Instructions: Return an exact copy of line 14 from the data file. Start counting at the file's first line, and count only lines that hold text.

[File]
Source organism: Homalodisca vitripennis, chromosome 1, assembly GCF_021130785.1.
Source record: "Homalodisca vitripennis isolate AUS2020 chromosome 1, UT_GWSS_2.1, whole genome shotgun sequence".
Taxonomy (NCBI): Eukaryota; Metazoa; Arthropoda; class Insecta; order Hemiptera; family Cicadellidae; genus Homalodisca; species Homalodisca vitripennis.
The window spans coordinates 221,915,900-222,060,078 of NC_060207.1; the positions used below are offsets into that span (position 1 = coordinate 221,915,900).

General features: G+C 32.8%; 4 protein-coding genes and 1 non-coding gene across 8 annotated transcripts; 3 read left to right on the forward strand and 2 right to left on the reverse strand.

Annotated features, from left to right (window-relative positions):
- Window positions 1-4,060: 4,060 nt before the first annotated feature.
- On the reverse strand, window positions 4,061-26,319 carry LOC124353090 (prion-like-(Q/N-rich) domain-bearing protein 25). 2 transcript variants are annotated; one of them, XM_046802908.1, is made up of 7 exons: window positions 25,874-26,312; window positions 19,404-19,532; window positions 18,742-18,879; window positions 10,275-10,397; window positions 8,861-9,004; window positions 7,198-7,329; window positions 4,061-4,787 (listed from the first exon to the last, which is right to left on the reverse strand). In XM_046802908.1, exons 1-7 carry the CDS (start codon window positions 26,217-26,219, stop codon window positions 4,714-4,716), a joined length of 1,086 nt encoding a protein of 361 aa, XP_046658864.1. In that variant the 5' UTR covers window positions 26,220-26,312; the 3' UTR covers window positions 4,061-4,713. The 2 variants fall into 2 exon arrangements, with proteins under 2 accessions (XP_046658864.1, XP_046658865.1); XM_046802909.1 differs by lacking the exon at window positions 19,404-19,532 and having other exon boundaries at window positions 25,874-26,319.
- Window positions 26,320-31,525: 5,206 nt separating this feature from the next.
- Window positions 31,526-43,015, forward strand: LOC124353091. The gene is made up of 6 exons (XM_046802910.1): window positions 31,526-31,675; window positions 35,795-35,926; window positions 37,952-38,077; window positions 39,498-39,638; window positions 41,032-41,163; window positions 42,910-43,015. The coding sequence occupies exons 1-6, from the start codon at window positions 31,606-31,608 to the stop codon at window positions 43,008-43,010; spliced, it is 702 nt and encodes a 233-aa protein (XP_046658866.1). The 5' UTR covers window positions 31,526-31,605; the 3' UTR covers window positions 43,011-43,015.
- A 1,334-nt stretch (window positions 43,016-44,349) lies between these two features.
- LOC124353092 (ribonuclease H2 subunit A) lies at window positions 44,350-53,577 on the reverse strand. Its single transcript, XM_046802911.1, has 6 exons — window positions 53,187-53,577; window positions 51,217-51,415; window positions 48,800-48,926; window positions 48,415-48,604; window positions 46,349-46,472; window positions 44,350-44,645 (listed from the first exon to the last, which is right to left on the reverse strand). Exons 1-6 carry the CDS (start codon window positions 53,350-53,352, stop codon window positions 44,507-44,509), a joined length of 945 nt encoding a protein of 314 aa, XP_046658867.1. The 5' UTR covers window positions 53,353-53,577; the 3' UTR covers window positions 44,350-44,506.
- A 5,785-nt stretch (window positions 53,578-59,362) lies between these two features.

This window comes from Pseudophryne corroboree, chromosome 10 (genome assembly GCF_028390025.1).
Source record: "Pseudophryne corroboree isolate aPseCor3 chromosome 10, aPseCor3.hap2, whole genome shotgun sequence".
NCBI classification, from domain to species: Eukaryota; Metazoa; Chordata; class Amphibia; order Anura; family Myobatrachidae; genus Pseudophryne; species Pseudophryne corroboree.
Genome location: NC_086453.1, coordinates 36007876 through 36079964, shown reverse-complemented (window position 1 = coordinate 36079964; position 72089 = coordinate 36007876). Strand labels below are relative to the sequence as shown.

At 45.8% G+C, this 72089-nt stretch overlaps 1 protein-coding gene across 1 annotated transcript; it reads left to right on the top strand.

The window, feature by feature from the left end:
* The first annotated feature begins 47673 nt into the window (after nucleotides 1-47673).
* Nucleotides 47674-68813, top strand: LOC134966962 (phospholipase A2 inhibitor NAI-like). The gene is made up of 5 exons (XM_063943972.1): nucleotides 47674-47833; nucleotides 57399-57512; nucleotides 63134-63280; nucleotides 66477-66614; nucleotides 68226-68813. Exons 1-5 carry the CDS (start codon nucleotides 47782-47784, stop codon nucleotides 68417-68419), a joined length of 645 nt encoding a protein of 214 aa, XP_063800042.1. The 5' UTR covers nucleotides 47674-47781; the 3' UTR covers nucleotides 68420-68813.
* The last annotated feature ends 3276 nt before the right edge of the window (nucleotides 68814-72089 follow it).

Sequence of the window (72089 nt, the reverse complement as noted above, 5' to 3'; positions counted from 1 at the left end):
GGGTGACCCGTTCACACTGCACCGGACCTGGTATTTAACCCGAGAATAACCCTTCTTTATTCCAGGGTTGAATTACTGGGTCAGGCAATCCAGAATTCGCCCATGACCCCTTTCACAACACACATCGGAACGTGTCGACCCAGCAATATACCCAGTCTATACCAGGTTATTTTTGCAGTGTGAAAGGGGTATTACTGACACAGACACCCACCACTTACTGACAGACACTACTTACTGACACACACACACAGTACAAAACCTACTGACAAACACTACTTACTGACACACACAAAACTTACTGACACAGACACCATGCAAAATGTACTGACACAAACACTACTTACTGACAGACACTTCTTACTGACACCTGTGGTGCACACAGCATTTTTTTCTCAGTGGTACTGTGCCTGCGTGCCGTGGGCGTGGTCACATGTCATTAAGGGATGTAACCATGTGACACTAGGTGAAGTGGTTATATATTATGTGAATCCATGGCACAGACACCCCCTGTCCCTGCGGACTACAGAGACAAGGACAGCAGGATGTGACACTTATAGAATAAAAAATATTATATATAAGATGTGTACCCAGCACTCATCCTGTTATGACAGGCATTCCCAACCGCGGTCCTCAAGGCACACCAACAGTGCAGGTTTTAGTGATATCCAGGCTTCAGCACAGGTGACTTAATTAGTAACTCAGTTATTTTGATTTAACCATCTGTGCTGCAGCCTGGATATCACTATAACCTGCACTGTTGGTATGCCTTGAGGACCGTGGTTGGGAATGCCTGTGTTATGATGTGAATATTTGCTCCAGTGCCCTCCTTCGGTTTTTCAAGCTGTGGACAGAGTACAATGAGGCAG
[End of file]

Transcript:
This window comes from Pseudophryne corroboree, chromosome 10 (genome assembly GCF_028390025.1).